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Michael Gove under fire for Department of Education’s stonewalling of Parliament in response to MPs’ questions

Michael Gove under fire for Department of Education’s stonewalling of Parliament in response to MPs’ questions

Michael Gove has been formally asked to explain his department’s “exceptionally poor performance” in stonewalling questions from MPs, amid renewed accusations of a lack of accountability at the heart of the Government’s Education team.

The chairman of the House of Commons’ Procedures Committee, Charles Walker, said he was “well aware of the exceptionally poor performance” of Mr Gove’s team in providing answers to parliamentary questions, and remained “unconvinced” that they were making sufficient efforts in tackling the problem, which has led to increasing claims of a diminished accountability.

With the Information Commissioner’s Office not ruling out legal action to force the Department for Education to improve its record in answering Freedom of Information requests, a senior Whitehall official close to David Cameron told The Independent that Mr Gove’s department was in danger of “resembling an information black hole”. Read more

James Cusick | The Independent | 28th April 2013

Blair makes a fortune on lecture tours… and you pay for his stay: Outcry as former PM stays on taxpayer-fueled residences

With millions in the bank, you would think Tony Blair could comfortably pay his hotel bills.  But it has emerged the taxpayer has effectively been subsidising at least some of the former prime minister’s profit-making lecture tours since he left office.

Mr Blair is taking advantage of free accommodation in luxury taxpayer-funded residences on his frequent trips overseas.  On a visit to the Philippines, where he was reportedly paid £200,000 a time for two half-hour lectures, he and his entourage were put up free of charge at the UK ambassador’s official residence.

They were able to enjoy a swimming pool, garden and tennis court at the residence, a Freedom of Information request revealed. Similarly secure accommodation in a private hotel would have personally cost thousands of pounds. Asked about such largesse being offered on a money-making trip, the Foreign Office last night suggested such freebies were routinely available to him. Read more

Neil Sears | The Daily Mail | 29th April 2013

Google reports record spike in government requests to remove content

Governments made a record number of requests for Google to remove political content in the last half of 2012, the search giant said on Thursday.

The number of official requests for content to be removed jumped 26% in the final six months of 2012 compared to the start of the year, according to the latest Google Transparency Report. Google received 2,285 government requests to remove 24,179 pieces of content – an increase from 1,811 requests to remove 18,070 pieces of content that the company received during the first half of 2012.

Requests were made to pull videos from YouTube, delete blog posts on Google’s Blogger service and to remove items from Google search, making them harder to find. Read more

Dominic Rushe | The Guardian | 25th April 2013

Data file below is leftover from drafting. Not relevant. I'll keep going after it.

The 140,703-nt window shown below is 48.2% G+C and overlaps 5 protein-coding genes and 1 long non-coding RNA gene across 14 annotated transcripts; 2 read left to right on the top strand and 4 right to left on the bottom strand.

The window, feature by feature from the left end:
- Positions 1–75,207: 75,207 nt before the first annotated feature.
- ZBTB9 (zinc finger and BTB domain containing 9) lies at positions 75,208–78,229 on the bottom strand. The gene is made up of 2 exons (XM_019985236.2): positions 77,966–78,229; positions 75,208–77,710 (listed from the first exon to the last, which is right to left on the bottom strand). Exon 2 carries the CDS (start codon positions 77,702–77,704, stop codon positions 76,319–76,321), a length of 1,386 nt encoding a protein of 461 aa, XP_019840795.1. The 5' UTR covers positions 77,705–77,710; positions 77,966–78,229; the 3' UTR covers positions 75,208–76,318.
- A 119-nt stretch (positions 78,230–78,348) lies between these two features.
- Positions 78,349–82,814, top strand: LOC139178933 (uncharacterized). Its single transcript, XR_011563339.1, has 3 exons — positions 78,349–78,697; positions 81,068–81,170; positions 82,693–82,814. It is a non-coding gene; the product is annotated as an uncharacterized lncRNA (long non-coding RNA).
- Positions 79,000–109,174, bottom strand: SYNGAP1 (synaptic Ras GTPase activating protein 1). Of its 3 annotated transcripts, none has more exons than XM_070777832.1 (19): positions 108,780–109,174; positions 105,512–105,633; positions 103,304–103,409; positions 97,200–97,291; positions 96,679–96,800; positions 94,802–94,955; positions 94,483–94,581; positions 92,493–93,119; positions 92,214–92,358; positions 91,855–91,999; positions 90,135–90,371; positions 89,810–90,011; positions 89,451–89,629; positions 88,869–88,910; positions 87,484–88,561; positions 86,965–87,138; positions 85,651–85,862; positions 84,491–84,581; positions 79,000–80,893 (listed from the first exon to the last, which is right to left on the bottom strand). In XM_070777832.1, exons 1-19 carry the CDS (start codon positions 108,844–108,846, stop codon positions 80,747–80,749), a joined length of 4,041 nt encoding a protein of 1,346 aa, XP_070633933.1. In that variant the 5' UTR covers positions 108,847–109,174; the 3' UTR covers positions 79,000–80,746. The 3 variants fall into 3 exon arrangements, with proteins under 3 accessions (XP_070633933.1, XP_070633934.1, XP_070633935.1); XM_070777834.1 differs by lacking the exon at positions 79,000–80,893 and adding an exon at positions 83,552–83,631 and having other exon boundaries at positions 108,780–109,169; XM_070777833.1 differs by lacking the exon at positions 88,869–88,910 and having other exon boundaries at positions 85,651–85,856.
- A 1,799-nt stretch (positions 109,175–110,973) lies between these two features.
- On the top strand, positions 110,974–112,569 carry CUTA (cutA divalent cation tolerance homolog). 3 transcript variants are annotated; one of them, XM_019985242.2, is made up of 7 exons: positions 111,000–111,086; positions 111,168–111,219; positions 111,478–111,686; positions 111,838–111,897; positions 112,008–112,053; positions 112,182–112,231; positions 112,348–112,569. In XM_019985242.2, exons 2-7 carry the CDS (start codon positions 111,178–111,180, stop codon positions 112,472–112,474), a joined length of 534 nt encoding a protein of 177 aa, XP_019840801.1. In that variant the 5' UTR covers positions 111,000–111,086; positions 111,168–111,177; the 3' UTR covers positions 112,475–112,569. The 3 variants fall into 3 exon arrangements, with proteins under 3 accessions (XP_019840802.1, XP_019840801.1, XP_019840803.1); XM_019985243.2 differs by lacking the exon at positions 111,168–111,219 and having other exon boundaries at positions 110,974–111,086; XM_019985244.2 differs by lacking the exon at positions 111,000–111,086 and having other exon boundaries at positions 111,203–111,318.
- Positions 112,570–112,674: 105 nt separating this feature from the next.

Male drivers fail to see the point

Over 8000 UK drivers are still driving despite having 12 or more points on their licence. The top fourteen licence point holders with 25 points or more are all men.

The official upper limit for license points according to DVLA is 12, or six for those who have held a licence for three years or less. However, a freedom of information request to the DVLA showed many male drivers with 25-36 points were still driving.

A male driver from Warrington has the highest number of points, 36. Currently, there are 20,439,578 male and 16,804,524 female licence holders in the UK, but it’s men who fall foul of the law more often. Read more

Fenland Citizen | 28th April 2013

Insecticide firms in secret bid to stop ban that could save bees

Europe is on the brink of a landmark ban on the world’s most widely used insecticides, which have increasingly been linked to serious declines in bee numbers. Despite intense secret lobbying by British ministers and chemical companies against the ban, revealed in documents obtained by the Observer, a vote in Brussels on Monday is expected to lead to the suspension of the nerve agents.

Bees and other insects are vital for global food production as they pollinate three-quarters of all crops. The plummeting numbers of pollinators in recent years has been blamed on disease, loss of habitat and, increasingly, the near ubiquitous use of neonicotinoid pesticides.

The prospect of a ban has prompted a fierce behind-the-scenes campaign. In a letter released to the Observer under freedom of information rules, the environment secretary, Owen Paterson, told the chemicals company Syngenta last week that he was “extremely disappointed” by the European commission’s proposed ban. Read more

Damian Carrington | The Observer | 28th April 2013

SSPO condemns freedom of information decision on seal killings

The Scottish Information Commissioner has found in favour of the Global Alliance Against Industrial Aquaculture (GAAIA) in its appeal against Scottish Ministers following a freedom of information request to reveal information about seals killed under seal killing licences issued by the Ministers, including to which companies licences had been issued and how many seals were actually killed.

Following an investigation, the Commissioner found that the Ministers, while revealing some information, had wrongly withheld information on seal killings and required it to be disclosed.

While the Commissioner did not accept that the retrospective nature of the information would prevent its use by protestors, who might protest about the shooting having taken place, once details were released, she said she was not satisfied that the Ministers had demonstrated that disclosure of the information would, or would be likely to, prejudice substantially public safety. Read more

Fish Update | 26th April 2013

More than £100K top of the range mobiles and tablets given to council staff

MORE than £100,000 worth of iPads, iPhones and Blackberrys have been given to council staff – despite huge cuts to services in Coventry. Data revealed under the Freedom of Information Act shows top-of-the-range mobile phone and tablet devices worth £113,000 were handed out for the first time last year.